Thursday, July 24, 2008
Value can be created by the exchange of goods that resolve a twist in the fabric of values. If I have something that you value more, and you have something that I value more, if we make an exchange, we unwind a twist in value space and bring the system back to equilibrium where we each have what we value most. Efficiency is possible by cutting out the middleman in this exchange process. I can now post the things that I have that I no longer value on the internet, without the need for a middleman to buy from me at a price above my value of it, but below the price another buyer is willing to pay. In the age of information, I can make a copy of what I have and give it away for almost nothing. Things which already exist therefore have almost no "commercial value". "Commercial value" must be created by creating something new. Creativity is possible by developing a model of what is possible, and navigating that model to discover new possibilities of increasing "personal value". The development of navigational models for the creation and discovery of personal value still has commercial value not as a "thing" but as a process. Search, Navigation, Modeling, and "thing generation" should be part of one interactive process. There is commercial value in making that process more efficient. Each created thing should have its own modeled configuration, which is open to further search for value and transformation.links to this post (0) comments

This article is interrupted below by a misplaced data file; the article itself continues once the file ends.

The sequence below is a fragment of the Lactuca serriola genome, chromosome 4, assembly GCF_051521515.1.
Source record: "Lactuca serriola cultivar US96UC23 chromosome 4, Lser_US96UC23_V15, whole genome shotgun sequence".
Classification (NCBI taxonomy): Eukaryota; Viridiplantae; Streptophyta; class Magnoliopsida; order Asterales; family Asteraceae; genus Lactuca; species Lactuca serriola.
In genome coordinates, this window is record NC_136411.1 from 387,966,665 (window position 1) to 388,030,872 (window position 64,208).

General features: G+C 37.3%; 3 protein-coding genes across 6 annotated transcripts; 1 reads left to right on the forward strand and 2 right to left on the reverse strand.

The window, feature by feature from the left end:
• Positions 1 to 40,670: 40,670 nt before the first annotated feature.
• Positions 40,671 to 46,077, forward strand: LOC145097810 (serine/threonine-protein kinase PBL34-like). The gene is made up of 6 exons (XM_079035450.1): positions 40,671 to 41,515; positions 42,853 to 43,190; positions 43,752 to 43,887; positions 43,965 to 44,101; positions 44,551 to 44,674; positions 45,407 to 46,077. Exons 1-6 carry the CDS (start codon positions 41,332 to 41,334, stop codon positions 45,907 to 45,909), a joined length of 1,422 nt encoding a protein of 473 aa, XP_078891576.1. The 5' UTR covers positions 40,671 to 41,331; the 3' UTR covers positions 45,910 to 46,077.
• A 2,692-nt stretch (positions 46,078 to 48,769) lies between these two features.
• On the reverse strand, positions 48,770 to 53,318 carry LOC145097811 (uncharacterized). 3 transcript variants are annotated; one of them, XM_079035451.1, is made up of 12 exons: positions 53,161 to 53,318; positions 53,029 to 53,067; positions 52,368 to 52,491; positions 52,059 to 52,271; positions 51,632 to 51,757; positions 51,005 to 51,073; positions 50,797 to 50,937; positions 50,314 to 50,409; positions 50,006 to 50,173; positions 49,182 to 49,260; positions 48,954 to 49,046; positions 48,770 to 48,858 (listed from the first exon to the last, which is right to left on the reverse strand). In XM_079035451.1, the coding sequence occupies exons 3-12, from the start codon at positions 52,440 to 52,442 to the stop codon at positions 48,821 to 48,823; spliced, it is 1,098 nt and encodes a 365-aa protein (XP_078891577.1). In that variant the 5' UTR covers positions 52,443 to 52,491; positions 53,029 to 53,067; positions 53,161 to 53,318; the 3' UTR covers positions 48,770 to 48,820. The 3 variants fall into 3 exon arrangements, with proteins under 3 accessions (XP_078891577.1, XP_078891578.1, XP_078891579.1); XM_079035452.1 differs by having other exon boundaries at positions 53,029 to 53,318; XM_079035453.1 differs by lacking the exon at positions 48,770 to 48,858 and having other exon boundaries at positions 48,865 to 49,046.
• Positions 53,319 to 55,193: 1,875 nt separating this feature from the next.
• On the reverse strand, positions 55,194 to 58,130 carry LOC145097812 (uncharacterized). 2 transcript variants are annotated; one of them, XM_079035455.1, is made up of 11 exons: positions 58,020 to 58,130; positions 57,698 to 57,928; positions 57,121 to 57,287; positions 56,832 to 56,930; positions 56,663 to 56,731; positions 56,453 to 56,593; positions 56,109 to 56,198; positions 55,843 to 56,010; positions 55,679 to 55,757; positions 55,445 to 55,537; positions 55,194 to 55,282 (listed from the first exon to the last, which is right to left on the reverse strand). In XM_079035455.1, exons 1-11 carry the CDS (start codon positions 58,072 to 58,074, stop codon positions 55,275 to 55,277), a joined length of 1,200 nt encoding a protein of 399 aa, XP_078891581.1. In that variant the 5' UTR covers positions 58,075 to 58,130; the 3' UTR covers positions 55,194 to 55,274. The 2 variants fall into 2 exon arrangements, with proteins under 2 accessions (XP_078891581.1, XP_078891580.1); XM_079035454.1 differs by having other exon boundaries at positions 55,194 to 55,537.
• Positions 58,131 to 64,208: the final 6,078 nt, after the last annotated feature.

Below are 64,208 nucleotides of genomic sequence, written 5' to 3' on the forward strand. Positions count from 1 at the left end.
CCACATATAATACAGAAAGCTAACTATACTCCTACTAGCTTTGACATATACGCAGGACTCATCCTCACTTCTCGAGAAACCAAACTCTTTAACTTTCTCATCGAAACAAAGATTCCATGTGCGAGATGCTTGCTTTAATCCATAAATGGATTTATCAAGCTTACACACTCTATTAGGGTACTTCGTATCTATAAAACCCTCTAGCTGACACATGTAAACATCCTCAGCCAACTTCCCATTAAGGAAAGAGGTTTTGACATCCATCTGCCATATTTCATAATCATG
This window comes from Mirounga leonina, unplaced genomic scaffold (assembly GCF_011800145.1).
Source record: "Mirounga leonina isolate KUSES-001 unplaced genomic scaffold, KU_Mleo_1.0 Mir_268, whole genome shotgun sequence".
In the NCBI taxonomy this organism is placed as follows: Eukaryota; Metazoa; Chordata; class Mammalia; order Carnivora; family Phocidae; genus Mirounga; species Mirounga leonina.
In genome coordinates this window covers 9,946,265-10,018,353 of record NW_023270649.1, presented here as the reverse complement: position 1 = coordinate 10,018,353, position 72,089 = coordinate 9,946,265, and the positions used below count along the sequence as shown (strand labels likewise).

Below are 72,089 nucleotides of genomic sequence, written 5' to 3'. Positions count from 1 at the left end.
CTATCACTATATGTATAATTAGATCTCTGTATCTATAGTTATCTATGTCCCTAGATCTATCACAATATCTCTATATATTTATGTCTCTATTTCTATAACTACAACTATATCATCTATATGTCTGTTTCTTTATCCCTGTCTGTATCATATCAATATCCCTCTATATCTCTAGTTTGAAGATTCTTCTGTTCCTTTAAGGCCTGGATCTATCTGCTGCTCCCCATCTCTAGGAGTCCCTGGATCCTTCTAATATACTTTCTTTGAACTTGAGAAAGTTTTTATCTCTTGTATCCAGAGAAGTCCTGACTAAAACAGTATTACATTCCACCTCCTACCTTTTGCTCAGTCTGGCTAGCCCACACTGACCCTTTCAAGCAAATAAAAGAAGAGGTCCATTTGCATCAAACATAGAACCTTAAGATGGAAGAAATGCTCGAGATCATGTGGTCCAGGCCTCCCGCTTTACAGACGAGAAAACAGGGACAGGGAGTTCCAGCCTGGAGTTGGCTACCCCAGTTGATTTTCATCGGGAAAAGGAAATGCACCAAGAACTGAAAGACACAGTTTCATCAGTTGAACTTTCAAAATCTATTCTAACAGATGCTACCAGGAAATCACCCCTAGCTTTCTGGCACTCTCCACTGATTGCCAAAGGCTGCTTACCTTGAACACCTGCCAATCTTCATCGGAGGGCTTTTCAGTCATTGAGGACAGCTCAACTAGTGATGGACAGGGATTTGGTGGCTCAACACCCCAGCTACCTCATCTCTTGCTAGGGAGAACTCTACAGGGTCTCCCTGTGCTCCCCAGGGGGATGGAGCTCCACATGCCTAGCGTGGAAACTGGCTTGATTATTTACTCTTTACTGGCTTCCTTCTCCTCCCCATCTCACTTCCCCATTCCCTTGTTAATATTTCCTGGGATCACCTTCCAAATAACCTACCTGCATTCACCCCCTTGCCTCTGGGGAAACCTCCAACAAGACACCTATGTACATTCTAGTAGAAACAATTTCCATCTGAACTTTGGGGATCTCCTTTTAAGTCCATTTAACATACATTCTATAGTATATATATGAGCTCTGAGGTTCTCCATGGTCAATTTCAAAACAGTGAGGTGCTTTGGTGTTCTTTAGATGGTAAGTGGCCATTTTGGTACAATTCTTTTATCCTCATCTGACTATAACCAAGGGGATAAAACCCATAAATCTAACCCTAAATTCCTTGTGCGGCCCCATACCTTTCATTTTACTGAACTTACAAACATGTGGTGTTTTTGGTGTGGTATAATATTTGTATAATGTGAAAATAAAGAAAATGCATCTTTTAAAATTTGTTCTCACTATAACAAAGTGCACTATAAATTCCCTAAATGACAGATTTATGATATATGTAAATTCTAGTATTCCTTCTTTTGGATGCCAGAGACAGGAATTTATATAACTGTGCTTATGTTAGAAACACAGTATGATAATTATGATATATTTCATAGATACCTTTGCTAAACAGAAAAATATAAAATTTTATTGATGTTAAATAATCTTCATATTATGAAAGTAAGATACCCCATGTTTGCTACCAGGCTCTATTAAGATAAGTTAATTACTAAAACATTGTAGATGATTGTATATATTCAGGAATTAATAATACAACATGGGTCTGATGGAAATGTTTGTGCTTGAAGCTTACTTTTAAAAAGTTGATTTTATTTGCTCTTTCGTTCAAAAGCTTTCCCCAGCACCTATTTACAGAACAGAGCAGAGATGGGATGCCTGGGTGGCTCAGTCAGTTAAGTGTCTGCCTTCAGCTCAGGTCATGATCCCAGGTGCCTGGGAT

Monday, July 21, 2008
Kingsley Uyi Idehenlinks to this post (0) comments
By simply injecting "Context" which is what a high fidelity linked data mesh facilitates i.e. a mesh of weighted links endowed with specifically typed links (as opposed to a single ambiguous type unspecific link), you end up with an even more insight into the power of a Linked Data Web.
Thursday, July 17, 2008
By George Dysonlinks to this post (0) comments
Ed was reminded of cybernetician W. Ross Ashby's "Law of Requisite Variety": that any effective control system has to be as complex as the system it controls. This was the paradox of artificial intelligence: any system simple enough to be understandable will not be complicated enough to behave intelligently; and any system complicated enough to behave intelligently will not be simple enough to understand.